What do the state departments of Agriculture and Conservation have in common?

They have somewhat similar funding streams, missions that deal with parallel responsibilities and an orientation toward preservation involving out-of-doors issues.

And soon they may have just one commissioner and staff to oversee them. That’s because Republican Gov. Paul LePage, like his predecessor, Democratic Gov. John Baldacci, wants to merge the two departments for more efficient operation.

Baldacci, in fact, tried to merge all four state departments with natural resource missions, but failed to persuade legislators. LePage, however, made it plain in his announcement last week that he isn’t seeking consolidation for economic reasons, but for a more efficient allocation of pooled resources and personnel.

The plan has support from the LePage appointees who head up both departments. Walter Whitcomb, commissioner of agriculture, and William Beardsley, commissioner of conservation, say they back the merger that would eliminate one of their jobs.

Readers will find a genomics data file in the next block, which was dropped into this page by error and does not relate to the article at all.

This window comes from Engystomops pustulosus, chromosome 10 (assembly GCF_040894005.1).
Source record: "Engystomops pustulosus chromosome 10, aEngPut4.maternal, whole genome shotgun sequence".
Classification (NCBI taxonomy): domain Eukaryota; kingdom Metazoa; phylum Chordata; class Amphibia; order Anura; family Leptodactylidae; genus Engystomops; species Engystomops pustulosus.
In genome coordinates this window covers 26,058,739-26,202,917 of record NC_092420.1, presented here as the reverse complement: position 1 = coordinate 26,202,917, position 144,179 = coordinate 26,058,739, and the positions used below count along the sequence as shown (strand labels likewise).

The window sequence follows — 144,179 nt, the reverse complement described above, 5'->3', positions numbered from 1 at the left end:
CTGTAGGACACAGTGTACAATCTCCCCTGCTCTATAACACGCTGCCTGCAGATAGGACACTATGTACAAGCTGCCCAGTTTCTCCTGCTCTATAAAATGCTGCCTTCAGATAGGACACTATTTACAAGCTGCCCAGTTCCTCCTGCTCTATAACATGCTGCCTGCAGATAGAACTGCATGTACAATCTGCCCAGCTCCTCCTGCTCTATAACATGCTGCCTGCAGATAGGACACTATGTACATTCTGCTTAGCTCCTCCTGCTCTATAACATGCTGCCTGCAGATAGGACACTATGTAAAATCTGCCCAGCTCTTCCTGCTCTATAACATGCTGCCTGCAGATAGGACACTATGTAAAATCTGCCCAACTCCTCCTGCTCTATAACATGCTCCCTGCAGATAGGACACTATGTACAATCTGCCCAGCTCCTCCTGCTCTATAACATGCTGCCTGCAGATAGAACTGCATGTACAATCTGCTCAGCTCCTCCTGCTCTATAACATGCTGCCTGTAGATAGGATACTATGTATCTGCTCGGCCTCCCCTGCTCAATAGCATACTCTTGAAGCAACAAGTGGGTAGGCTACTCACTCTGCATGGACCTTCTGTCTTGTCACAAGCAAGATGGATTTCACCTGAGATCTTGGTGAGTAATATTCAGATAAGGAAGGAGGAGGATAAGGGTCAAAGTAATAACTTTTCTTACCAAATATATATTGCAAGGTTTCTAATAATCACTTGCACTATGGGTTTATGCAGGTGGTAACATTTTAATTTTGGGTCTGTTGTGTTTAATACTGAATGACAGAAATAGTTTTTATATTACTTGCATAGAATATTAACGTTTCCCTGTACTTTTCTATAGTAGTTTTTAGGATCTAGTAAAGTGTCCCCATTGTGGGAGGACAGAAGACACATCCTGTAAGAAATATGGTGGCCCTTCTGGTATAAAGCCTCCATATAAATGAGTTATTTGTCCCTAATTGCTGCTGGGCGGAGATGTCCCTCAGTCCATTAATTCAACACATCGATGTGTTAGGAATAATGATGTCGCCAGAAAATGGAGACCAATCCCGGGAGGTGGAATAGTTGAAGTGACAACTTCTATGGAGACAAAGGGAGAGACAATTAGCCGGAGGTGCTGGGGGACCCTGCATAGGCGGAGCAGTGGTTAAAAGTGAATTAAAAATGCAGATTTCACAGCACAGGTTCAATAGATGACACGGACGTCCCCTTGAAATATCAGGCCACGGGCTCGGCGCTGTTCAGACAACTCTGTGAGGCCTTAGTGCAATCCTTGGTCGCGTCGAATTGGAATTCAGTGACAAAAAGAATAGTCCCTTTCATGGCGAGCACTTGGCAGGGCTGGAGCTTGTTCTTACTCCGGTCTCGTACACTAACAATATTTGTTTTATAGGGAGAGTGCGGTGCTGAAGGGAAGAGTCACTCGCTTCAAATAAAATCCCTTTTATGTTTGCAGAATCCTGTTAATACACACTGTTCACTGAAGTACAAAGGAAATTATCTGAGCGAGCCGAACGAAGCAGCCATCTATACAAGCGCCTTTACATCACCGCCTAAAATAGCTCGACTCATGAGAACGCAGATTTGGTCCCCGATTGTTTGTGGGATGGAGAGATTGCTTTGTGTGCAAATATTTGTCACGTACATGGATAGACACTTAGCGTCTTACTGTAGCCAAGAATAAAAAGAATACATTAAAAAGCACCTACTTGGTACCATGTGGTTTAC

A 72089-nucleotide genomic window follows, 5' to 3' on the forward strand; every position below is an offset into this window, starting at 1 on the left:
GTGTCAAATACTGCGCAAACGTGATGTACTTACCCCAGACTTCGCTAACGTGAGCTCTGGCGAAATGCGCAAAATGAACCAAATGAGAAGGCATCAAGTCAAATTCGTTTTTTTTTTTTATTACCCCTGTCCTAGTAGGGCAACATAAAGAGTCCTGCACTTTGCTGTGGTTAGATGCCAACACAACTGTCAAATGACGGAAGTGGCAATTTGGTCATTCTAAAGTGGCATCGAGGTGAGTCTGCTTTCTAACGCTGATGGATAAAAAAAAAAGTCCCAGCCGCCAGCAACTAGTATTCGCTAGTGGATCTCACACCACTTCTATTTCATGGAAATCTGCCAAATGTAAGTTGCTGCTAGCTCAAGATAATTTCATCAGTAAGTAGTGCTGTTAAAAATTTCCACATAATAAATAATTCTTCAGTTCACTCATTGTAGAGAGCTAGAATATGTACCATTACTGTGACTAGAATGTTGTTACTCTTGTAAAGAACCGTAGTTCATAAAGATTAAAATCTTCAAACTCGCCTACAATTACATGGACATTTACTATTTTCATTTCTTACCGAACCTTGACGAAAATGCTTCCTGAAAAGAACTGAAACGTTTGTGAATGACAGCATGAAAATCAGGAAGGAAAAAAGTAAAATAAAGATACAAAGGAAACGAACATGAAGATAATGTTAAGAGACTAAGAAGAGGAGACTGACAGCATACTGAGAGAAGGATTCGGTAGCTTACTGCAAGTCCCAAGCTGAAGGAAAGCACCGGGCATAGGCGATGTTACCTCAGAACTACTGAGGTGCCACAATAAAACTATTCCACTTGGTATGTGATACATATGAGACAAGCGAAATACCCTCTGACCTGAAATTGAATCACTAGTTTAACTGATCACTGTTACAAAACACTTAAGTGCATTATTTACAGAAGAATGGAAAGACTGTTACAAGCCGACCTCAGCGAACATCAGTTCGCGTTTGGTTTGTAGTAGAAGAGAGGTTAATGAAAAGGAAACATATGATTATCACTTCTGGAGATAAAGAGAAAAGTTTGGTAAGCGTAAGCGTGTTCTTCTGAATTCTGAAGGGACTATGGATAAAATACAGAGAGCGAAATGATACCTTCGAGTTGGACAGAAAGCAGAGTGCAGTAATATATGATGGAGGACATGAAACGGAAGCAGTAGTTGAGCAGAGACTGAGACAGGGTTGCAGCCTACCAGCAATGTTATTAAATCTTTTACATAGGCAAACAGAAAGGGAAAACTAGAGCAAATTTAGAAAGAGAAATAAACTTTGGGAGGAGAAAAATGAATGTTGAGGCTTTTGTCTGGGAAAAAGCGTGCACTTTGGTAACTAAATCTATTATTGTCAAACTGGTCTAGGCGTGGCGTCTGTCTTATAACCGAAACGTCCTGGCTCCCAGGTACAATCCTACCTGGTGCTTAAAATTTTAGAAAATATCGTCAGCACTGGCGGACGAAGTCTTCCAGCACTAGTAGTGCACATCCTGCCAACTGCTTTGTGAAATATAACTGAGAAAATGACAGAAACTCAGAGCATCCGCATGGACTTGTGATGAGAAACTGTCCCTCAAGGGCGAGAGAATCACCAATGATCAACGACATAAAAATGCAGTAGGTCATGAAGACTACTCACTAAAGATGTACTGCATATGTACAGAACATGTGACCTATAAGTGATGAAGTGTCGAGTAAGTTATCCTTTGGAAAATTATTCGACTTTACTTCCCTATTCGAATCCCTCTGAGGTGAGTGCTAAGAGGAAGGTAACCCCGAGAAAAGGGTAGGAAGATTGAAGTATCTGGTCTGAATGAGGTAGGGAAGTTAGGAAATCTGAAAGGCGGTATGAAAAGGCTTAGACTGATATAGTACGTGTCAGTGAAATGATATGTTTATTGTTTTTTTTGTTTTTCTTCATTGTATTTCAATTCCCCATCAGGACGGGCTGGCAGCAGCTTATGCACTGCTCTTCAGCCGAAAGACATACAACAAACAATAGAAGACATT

Conservation is a much bigger department than agriculture, with responsibility for oversight, development and protection of 17 million acres of forest, 10.4 million acres of unorganized territories and state parks and public lands.

Agriculture, which deals with supporting farmers, helping to find markets for their products and ensuring food safety, has a much smaller budget. Nevertheless, they both deal with natural resources, and that common mission makes it logical and sensible to consider a merger. Several other states combine the responsibilities of these agencies under one roof, and there’s no reason Maine couldn’t, too.

The merger would be of greatest benefit to agriculture, officials said, because that department has less staff and its members are sometimes hard-pressed to fulfill all their responsibilities. Gaining resources would help out in some critical areas, they said.

The only problem — but it’s the factor that sank Baldacci’s initiative — is that both agencies have constituencies that in the past have expressed worries about losing a single agency dedicated to their concerns.

If they can be shown that service will improve, however, perhaps they can be brought around to see the idea is beneficial for them and for the state.